Our focus on utility also makes us stand out. People have learned that technology can allow them to have things just as they want them: so they want what they buy to be tailored for them, to solve their problem. In education, we're slowly becoming famous for our content-plus-applications approach: for insisting, for instance, that what we produce is not just a book, but a way of helping a teacher teach and a student learn. In newspapers, particularly their online versions, it also helps to be able to offer news and analysis on the topic a reader chooses, in his own way.
Finally, in every one of our divisions, breadth is an advantage. It puts us in the position to be innovative. We can try market-changing ideas others can't because we have parts of the puzzle that no one else has and a wider range of products and markets to spread the costs of exploiting them over. That gives us leeway to try out something new without risking our business.
That strategy and those advantages helped us move ahead in 2004. We made progress on all our financial goals. It was a low point for the US school market and a tough year for Penguin. But all the same, we improved our earnings by 5%, our cash flow by almost 50% and our return on invested capital from 6.3% to 6.6% at constant currency. Those results were thanks to some outstanding efforts all around Pearson, among them:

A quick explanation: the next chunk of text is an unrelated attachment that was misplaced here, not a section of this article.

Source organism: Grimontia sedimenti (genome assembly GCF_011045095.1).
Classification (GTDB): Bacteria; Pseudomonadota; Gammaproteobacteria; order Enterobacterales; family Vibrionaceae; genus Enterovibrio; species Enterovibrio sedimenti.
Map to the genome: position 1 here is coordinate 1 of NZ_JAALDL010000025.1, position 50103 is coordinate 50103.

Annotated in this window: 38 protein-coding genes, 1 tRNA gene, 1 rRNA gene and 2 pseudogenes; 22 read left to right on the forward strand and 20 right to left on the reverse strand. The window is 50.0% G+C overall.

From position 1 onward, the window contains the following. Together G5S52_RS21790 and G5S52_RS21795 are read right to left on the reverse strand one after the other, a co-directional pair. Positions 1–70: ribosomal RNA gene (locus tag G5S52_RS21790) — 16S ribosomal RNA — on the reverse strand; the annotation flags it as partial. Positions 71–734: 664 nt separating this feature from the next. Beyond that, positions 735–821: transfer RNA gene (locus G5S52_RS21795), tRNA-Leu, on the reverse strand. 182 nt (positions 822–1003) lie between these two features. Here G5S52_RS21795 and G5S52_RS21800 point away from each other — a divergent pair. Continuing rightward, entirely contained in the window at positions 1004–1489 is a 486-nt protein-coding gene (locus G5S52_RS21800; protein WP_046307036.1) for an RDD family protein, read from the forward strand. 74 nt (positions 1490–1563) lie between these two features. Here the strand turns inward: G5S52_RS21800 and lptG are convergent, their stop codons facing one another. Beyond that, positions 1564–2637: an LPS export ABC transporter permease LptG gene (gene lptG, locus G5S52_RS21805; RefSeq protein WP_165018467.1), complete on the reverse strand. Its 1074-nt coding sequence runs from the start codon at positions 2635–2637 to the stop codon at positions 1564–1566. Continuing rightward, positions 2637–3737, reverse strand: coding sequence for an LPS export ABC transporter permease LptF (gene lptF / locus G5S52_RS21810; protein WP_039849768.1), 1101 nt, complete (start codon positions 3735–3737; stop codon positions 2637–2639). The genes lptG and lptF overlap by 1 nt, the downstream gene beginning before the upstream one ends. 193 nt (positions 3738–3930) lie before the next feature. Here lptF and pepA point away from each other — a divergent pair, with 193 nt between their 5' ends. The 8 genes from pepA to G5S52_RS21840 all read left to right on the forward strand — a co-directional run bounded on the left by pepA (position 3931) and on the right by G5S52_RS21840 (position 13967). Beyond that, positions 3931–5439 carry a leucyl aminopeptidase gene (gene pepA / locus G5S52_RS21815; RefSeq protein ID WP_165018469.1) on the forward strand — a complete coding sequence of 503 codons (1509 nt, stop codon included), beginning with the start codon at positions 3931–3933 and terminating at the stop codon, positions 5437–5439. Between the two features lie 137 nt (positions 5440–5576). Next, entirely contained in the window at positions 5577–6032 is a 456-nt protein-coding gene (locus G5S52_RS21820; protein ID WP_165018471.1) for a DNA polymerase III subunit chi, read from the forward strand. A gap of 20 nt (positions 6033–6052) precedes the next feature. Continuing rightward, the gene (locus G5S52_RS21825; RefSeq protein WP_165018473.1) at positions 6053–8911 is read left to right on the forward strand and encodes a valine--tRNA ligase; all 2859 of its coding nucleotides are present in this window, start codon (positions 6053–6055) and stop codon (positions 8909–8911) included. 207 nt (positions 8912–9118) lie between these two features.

At the start of 2005, we're beginning to write the next chapter in Pearson's history. We can now begin to see our efforts in the first two chapters paying off. Our improved efficiency and productivity and our strong products and services are now combining with more healthy markets in 2005 and the years to follow.
The market for business advertising is slowly recovering and the US school market is entering a phase of buoyant new business opportunity. Some of our biggest profit contributors - Higher Education and IDC - see steady growth in their markets while some emerging businesses - in international education, government services and testing - are preparing for rapid growth. All around Pearson, our customers are asking for the changes in our products and services we've been planning for some time - changes driven by the use of technology and the demand for personalisation in particular.
Almost all of the people in Pearson are owners of a stake in the company, like you. In 2005 we are all applying our determination and ingenuity - and no small amount of grit - to make sure that this new chapter in our history makes happy reading for all Pearson shareholders.
Marjorie Scardino, Chief Executive